Home' Island Sun : ISN 081415 Contents ISLAND SUN - AUGUST 14, 2015
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Durable Powers of Attorney
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Irrevocable Trusts – including
modifying “problem trusts”
Elder Law Services
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by Shelley M.
been very laid
back this summer
and have not fol-
lowed much of
a schedule. Now
with school soon
would like to get my kids into some
routines for school. They are in second
and third grades. Do you have any sug-
Isabel B., Cape Coral
You are very wise to implement rou-
tines for your children. Consistent daily
routines provide security for children.
When they know what is required, anxi-
ety and stress are reduced and expecta-
tions are made clear. Routines allow
young children and sometimes older
children as well more confidence to go
about their day.
There are many areas where rou-
tines are important to develop but here
are some that relate to school success:
healthy eating, exercise, sleep and TV/
computer/screen time usage, and home-
• Provide well-balanced meals and
limit caffeine and junk foods.
• Always make time for your child to
have a good breakfast so he or she will
be alert and able to pay attention and
• Involve your child in physical activ-
ity for a 30 minutes every day (i.e. walk-
ing, bicycling, playing sports, etc.) .
• Maintain consistent bedtime and
morning routines, including weekends.
• Young children need approximately
8 to 10 hours of sleep per night.
Television and Computer/Internet
• Limit the amount of time your child
watches television and uses the com-
puter each day.
• Monitor the types of programs that
your child watches and the websites he
or she visits.
• Turn off scary or violent television
(for example, programs with vicious ani-
mals, monsters, natural disasters, stories
involving death of a parent, etc.) . Young
children have a difficult time telling what
is fantasy and what is real.
• Setup a specific time and loca-
tion in the house where you children
will complete their homework daily.
Even if they don’t have homework, this
could be their reading time. Make sure
this location has the tools necessary to
complete their work so they don’t waste
time hunting for paper, pencils, scissors,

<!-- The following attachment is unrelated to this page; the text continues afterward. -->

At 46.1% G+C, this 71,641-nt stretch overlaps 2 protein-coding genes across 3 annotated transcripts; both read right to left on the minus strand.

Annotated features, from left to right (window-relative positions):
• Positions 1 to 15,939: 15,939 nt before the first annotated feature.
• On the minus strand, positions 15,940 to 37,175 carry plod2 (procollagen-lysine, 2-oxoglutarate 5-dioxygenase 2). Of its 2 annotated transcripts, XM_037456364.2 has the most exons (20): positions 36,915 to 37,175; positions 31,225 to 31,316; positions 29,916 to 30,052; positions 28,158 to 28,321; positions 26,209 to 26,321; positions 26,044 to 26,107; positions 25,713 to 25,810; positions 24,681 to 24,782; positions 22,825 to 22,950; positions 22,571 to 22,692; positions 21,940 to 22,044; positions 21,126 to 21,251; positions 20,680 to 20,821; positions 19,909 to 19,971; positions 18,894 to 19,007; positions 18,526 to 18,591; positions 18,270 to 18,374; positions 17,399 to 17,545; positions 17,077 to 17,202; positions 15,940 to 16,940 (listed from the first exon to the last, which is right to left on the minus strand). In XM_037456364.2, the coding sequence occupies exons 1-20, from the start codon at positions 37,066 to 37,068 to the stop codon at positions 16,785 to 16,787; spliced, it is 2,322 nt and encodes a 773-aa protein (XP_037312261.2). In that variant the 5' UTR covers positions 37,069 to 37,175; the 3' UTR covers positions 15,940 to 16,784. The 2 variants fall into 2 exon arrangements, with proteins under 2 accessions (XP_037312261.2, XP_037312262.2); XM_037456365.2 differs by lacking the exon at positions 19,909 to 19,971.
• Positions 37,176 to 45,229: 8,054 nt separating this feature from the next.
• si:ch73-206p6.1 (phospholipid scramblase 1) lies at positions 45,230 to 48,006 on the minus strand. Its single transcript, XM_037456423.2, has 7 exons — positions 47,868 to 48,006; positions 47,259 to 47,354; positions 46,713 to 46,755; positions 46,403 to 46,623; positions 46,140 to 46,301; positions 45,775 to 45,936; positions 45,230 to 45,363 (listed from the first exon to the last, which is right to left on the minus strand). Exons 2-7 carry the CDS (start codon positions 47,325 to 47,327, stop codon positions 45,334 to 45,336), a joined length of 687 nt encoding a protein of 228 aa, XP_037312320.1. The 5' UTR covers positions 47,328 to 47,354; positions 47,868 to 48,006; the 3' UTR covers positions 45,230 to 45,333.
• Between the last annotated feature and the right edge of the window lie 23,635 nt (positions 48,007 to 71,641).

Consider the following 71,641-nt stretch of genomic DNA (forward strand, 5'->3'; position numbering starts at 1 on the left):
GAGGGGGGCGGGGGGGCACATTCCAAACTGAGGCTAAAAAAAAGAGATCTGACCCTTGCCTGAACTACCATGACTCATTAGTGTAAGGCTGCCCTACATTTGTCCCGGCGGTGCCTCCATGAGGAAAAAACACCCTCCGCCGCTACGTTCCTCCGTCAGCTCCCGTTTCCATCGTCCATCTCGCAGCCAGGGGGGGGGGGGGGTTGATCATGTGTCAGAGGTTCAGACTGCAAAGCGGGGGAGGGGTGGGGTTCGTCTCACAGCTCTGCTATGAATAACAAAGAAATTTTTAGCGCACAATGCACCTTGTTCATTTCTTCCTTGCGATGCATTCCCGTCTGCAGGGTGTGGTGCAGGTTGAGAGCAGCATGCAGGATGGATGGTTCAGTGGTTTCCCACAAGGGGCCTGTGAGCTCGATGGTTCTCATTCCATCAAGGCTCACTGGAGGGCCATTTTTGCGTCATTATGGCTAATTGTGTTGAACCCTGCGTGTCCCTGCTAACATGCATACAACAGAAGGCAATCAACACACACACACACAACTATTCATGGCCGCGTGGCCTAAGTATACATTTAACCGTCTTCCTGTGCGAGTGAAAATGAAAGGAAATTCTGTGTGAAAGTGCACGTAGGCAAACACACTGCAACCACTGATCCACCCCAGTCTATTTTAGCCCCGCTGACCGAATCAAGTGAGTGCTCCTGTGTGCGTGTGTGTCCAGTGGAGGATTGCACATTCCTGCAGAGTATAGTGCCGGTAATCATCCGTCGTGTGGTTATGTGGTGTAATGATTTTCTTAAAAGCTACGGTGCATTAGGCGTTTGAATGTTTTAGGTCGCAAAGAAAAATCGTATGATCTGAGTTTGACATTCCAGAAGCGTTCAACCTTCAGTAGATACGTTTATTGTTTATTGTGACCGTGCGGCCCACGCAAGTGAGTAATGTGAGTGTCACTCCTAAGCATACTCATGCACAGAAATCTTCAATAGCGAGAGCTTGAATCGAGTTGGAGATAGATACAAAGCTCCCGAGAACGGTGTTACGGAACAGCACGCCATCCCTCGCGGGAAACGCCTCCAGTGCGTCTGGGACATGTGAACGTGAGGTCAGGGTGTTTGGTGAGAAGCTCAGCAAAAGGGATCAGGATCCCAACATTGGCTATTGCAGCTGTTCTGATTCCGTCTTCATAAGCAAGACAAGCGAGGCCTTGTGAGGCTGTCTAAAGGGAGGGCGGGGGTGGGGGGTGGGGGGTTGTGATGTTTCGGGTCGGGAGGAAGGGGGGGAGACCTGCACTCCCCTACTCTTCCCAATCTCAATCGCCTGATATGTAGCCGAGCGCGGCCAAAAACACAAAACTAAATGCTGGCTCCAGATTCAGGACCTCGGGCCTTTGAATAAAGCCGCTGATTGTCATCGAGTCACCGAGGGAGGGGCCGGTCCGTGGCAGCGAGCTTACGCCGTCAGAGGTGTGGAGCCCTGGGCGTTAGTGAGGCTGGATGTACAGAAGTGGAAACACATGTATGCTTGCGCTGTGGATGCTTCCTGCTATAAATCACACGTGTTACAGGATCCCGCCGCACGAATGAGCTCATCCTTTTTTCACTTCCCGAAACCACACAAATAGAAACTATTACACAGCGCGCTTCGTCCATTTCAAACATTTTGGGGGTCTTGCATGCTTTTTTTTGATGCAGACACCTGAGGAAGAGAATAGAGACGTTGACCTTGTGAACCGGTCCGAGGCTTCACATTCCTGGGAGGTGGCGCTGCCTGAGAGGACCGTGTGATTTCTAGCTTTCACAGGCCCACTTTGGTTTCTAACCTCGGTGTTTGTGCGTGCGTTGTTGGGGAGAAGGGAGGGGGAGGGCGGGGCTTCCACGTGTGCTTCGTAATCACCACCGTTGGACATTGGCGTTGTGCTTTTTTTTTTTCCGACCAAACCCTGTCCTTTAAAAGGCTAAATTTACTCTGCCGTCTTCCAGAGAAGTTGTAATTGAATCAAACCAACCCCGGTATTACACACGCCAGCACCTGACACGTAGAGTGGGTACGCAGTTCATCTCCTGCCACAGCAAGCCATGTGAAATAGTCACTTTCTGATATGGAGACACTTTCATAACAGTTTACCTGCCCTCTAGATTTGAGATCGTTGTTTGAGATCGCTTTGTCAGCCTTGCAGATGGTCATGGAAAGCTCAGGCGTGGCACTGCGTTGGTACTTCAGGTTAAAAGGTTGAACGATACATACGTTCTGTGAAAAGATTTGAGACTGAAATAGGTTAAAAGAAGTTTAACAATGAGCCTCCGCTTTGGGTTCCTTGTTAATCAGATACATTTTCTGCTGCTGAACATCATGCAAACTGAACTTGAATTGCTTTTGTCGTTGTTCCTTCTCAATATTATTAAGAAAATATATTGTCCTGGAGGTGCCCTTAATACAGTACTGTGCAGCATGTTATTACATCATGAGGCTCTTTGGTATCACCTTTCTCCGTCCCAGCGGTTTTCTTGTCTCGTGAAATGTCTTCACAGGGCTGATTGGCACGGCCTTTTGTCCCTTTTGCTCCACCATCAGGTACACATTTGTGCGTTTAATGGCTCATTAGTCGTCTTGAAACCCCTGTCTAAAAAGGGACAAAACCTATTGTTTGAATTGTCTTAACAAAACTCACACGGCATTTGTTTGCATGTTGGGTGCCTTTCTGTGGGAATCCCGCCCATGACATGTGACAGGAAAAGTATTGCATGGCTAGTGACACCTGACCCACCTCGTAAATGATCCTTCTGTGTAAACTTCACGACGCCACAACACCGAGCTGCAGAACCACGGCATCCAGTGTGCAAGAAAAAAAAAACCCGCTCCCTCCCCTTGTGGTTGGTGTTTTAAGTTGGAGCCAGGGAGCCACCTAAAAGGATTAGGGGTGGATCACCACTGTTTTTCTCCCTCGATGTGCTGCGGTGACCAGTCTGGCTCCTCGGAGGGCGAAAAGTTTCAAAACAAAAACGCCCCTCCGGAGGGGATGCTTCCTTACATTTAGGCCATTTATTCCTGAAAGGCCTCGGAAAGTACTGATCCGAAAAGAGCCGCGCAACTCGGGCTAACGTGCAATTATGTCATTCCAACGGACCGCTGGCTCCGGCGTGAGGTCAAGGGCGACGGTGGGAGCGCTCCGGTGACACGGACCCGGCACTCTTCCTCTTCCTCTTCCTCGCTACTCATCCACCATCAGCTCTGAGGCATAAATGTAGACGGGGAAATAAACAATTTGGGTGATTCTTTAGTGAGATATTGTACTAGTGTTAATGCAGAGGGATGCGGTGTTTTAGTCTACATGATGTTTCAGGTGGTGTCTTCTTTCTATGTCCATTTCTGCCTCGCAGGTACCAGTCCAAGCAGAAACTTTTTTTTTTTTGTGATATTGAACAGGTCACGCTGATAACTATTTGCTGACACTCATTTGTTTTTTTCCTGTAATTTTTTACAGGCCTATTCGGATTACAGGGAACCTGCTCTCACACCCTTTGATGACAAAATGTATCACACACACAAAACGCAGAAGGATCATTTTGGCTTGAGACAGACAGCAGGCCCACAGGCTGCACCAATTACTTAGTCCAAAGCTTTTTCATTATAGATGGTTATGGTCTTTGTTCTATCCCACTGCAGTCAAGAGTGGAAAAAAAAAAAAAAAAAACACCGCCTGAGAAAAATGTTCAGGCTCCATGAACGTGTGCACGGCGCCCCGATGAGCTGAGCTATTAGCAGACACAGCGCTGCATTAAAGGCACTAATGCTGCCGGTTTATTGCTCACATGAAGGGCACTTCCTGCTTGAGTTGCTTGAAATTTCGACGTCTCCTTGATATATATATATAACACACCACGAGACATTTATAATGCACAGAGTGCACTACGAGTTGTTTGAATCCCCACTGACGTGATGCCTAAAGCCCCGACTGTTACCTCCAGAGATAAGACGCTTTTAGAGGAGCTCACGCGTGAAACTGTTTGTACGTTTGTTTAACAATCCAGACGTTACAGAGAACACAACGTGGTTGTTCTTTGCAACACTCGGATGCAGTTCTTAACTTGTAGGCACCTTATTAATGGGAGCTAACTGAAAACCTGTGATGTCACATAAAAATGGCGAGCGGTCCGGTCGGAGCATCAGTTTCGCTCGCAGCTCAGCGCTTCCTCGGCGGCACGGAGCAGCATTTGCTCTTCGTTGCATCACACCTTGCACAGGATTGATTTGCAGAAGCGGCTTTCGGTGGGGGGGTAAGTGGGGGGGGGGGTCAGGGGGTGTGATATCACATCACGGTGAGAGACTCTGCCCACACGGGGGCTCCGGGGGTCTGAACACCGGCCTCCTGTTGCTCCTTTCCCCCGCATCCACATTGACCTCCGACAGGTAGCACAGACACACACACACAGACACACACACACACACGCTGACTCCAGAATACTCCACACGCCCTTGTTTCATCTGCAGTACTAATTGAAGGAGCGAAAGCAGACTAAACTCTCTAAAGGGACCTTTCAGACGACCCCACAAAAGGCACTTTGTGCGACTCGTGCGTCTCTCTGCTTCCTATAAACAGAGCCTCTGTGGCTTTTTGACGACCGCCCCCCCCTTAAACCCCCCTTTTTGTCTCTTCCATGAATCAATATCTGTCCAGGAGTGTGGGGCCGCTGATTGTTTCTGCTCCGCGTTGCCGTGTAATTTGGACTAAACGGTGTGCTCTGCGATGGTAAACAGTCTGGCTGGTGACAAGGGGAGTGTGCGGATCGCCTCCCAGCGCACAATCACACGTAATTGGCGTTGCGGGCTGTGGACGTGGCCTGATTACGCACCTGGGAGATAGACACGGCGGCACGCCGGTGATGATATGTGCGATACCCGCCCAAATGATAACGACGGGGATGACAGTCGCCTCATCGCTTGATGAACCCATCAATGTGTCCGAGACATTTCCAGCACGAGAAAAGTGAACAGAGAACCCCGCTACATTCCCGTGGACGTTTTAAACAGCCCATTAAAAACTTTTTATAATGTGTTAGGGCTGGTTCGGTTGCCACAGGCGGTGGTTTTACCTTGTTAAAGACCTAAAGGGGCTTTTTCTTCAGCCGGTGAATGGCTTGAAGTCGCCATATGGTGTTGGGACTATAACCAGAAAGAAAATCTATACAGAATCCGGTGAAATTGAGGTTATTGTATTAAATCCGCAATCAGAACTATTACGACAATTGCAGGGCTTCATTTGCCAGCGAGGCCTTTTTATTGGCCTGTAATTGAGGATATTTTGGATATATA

etc. every day. Allot a specific amount
of time for them to do their work or
reading. Schools typically suggest how
much time, by grade level, they think
continued on page 41
by Jeanie Tinch
ogy takes on
cance in the dining
room because it’s
a simple fact that
appetites. Did you
know that a simple
change in a color
scheme has been known to make a
success of restaurants that were failing
despite their excellent food?
Clear colors have the same stimu-
lating effect on atmosphere as they
do on appetites. Blue is particularly
restful, encouraging leisurely meals. Full
strength red is exciting and to be used
with discretion, but lighter shades – such
as raspberry or soft pinks – are ex-
tremely pleasant to eat by. Orange and
its cousins, terra cotta and canyon, tend
to increase the appetite. So if you want
to your family to eat hearty, then an
orange toned color scheme is perfect.
Yellow is its usual gay and sunny self.
Neutrals, livened up with positive color
splashes, can be effective, too.
In the presence of food, beware
of muddy green tones – stick to clear
shades of this color. And avoid lavender
and violet, as they’re appetite suppres-
sants. Drab colors in a kitchen or dining
room are rarely successful.
And since most dining is done at
night, it’s important to test colors under
artificial light. If your color scheme ends
up turning a bit muddy, you might actu-
ally succeed in making your beautifully
prepared meal a bit distasteful.
Lighting should be flexible to al-
low different levels of light for various
activities. A central chandelier can be
controlled with a dimmer switch. How-
ever, even at its uncomfortable brightest,
a chandelier seldom provides sufficient
light by itself. Try a pair of tall matching
candlestick lamps on a sideboard or buf-
fet. Or perhaps wall fixtures might help
to add the additional light you require.
And if it’s romance you’re after,
candles offer just the right hint of the
exotic to your dining experience. They
are sure to cast a warm glow over
everything in the room. Best of all, they
present you in your best light!
Jeanie Tinch is an interior designer
on Sanibel/Captiva Islands. She can be
reached at email@example.com.
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